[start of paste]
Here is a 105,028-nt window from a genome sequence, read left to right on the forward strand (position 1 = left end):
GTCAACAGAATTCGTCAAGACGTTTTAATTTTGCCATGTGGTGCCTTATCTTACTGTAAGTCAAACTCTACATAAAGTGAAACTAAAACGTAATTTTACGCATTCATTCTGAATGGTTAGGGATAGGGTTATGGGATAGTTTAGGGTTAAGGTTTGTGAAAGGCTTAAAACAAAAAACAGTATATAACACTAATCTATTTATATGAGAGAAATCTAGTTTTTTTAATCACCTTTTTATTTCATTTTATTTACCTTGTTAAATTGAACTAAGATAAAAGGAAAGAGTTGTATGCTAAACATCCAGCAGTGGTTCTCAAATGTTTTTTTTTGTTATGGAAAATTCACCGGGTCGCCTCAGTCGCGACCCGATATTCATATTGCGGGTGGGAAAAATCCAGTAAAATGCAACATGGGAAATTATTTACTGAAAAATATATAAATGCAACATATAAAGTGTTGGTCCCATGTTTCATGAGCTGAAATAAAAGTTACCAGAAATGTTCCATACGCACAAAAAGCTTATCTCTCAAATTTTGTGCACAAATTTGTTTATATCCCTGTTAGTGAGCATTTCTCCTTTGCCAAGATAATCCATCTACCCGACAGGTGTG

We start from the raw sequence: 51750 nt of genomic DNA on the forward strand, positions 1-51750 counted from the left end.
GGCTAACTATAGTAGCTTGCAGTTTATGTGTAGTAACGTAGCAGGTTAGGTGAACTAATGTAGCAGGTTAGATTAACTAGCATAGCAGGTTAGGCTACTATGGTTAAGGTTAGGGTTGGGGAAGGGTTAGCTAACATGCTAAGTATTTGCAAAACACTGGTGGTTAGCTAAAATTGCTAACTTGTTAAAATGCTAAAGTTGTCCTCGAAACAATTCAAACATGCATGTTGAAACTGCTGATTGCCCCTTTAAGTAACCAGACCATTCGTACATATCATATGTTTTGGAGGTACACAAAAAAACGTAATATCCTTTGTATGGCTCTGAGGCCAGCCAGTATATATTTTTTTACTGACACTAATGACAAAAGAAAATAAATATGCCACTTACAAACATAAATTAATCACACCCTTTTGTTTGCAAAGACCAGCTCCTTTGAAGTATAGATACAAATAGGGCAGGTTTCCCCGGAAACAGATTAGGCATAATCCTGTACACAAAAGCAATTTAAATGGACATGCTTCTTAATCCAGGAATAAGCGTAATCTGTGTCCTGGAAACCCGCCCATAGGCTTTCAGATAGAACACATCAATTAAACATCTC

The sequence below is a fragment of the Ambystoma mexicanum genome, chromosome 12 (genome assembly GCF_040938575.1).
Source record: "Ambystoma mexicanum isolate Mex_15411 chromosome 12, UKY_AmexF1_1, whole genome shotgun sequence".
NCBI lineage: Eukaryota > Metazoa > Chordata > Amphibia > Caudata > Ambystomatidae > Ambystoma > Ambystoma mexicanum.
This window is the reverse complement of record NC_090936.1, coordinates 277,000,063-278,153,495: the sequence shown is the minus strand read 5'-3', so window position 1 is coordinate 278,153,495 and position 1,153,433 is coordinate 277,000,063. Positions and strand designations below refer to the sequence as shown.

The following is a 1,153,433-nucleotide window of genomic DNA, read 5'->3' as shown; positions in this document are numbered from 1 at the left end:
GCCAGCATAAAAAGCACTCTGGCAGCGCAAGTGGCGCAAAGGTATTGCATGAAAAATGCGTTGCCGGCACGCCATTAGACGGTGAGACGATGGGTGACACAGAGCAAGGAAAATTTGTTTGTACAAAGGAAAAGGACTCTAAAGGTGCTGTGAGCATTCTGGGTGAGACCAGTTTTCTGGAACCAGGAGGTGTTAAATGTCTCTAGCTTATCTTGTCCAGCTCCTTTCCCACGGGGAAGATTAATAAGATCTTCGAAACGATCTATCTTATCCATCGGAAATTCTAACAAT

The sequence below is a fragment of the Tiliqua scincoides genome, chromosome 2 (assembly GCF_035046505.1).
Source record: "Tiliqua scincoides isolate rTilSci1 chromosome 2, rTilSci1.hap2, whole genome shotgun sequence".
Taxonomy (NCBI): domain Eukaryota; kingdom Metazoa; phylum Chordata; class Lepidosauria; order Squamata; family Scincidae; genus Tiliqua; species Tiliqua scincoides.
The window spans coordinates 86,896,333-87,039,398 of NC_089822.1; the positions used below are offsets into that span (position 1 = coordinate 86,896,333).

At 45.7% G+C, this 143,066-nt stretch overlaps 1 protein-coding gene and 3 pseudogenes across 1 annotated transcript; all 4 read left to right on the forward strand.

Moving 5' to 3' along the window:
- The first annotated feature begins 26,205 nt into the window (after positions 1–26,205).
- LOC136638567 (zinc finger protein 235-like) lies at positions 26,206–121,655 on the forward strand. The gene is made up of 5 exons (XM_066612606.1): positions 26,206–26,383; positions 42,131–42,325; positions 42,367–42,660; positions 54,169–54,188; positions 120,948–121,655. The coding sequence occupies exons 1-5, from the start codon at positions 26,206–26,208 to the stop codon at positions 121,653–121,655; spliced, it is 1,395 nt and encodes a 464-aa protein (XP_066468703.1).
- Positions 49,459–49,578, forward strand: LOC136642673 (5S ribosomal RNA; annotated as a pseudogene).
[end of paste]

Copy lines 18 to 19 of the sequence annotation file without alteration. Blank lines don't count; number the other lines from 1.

- LOC136638567 (zinc finger protein 235-like) lies at positions 26,206–121,655 on the forward strand. The gene is made up of 5 exons (XM_066612606.1): positions 26,206–26,383; positions 42,131–42,325; positions 42,367–42,660; positions 54,169–54,188; positions 120,948–121,655. The coding sequence occupies exons 1-5, from the start codon at positions 26,206–26,208 to the stop codon at positions 121,653–121,655; spliced, it is 1,395 nt and encodes a 464-aa protein (XP_066468703.1).
- Positions 49,459–49,578, forward strand: LOC136642673 (5S ribosomal RNA; annotated as a pseudogene).